Egypt: US versus Russian foreign policy.
Posted by democratist on February 4, 2011
4th February 2010,
Over the past week or so Democratist has once again been bemused by how faithfully and obviously Russia Today provides an almost direct representation of Russian government policy on any given issue, at any given time, despite it’s stated claim to editorial independence and posturing as left-wing “alternative” to the mainstream media, especially in the US. While RFE/RL or CNN may sometimes reveal a pro-American bias (and Fox News remains as dreadful as ever), nothing beats the “straight from the Ministry of Information” feel of so much of RT’s reporting.
A week after the clearly one-sided use of Wikileaks reports to argue that the revolution in Egypt was being directed by the CIA, RT’s latest position alternates between yet another barrage of faux outrage at the shortcomings of American Empire (what right does the US have to interfere in Egyptian affairs, after having supported Mubarak for so long?) combined with an undercurrent which reveals the Russian MFA’s true intentions; an eye to profiting from the West’s potential alienation from autocratic regimes in the region (one of RT’s correspondents today commented that Obama’s calls for a rapid transition of power in Egypt was a message “to friends and foes alike, when the going gets tough, don’t call on us”).
In this regard, Democratist has found RT’s recent interviews with journalists and anti-American peace campaigners critical of US financial support and weapons sales to Egypt rather unconvincing, given that since 1991, the Russians have, just like the Americans (but without the United States’ enduring relationship with the regime, or its deep pockets) been happy to “do business” with Mubarak, and agreed to sell the Egyptians a nuclear energy package worth $2 billion back in 2008, in addition to selling weapons to Syria and Iran.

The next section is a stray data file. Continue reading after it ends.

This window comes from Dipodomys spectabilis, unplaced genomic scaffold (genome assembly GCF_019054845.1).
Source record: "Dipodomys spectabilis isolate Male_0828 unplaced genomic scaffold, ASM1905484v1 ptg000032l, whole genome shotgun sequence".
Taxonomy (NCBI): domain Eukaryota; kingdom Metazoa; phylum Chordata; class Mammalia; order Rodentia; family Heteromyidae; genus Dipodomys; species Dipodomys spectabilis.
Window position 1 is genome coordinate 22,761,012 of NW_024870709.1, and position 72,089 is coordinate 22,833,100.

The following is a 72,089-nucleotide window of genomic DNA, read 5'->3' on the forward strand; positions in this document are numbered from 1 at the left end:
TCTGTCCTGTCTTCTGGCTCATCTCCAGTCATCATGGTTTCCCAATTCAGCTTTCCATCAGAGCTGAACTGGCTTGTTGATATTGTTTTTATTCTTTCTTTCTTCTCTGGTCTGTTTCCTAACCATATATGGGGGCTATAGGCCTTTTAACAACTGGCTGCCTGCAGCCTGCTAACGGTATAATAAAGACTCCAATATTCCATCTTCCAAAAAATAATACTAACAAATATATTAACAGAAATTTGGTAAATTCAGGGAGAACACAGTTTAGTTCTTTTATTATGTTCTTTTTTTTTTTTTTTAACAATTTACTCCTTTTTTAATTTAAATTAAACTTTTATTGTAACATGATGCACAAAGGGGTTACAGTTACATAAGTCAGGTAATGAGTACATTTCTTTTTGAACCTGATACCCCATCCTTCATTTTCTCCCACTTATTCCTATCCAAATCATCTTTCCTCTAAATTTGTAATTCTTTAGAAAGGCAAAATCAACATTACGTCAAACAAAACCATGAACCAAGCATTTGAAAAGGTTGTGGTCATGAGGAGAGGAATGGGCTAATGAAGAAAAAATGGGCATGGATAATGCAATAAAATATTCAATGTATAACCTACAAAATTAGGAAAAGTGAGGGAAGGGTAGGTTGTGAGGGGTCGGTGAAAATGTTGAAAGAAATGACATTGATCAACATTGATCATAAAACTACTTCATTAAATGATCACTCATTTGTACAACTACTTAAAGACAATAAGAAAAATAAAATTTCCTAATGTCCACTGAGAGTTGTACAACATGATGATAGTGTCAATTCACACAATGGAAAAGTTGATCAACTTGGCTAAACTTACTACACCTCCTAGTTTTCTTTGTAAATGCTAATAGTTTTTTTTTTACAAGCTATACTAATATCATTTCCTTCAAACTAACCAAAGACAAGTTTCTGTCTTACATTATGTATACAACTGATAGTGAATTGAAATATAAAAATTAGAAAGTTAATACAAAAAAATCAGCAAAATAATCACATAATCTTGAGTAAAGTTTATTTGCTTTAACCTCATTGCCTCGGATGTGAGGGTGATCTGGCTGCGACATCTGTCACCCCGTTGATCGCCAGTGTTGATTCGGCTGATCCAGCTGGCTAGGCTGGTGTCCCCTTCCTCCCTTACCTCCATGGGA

From our perspective, it would be fairer to point out that, while both the US and USSR/Russia engaged in realpolitik and interference in the internal affairs of third countries in the Middle East and elsewhere during the Cold War, and have both continued to do so to differing extents subsequently (e.g. in Ukraine and Georgia in the Russian case, Afghanistan, Iraq and elsewhere for the US), the Russians have remained wedded to an unswervingly nationalist and realist outlook (attempting to topple regimes they didn’t like or bolster those they did, happy to deal with anyone as long as it supports their national interests), whereas the United States has, in addition to its morally questionable but strategically driven realist maneuvering, also consistently defined a separate liberal, democratizing ethical role for itself, including in the middle East.
Has the US been hypocritical? Certainly this is true to an extent; the US may be more likely to play up human rights abuses by opponents than allies (Iran or Syria versus Saudi Arabia or Turkey). In the case of Iraq, the neo-conservative interpretation of liberal interventionism (“freedom at the barrel of a gun”) has resulted in disaster. And in the current Egyptian case, it seems likely that State Department officials are working with elements of the old regime to make sure that things don’t change too quickly (whilst probably also seeking to bring together oppositionists to help govern the country in the interim before an election).
Nonetheless, as the Wikileaks cables (which RT did so much to publicise last week) demonstrate, the US has also worked behind the scenes to gradually foster democratization in autocratic allies such as Egypt. This is because as Michael McFaul has observed, it recognizes the long-term security advantages that stem from enduring alliances with other democratic countries that similar agreements with autocrats cannot provide. These include sustainability (how long the relationship lasts), consistency (the threat of internal instability), and cost. The latter two problems are apparent in the Egyptian case.
However, in relation to Russia’s own foreign policy, realpolitik continues to dominate almost completely. Apart from their willingness to sell regional autocrats both weaponry and reactors, the Russian attitude towards democracy and human rights can be gauged by (taking an example closer to home) their actions during last December’s elections in Belarus, before which they provided media and financial backing to the opposition, only to cut a deal with Lukashenko at the last-minute, and then have President Medvedev describe it as an “internal matter,” when 600 people (including 7 of the 9 opposition candidates) were arrested for protesting the subsequent widespread electoral fraud.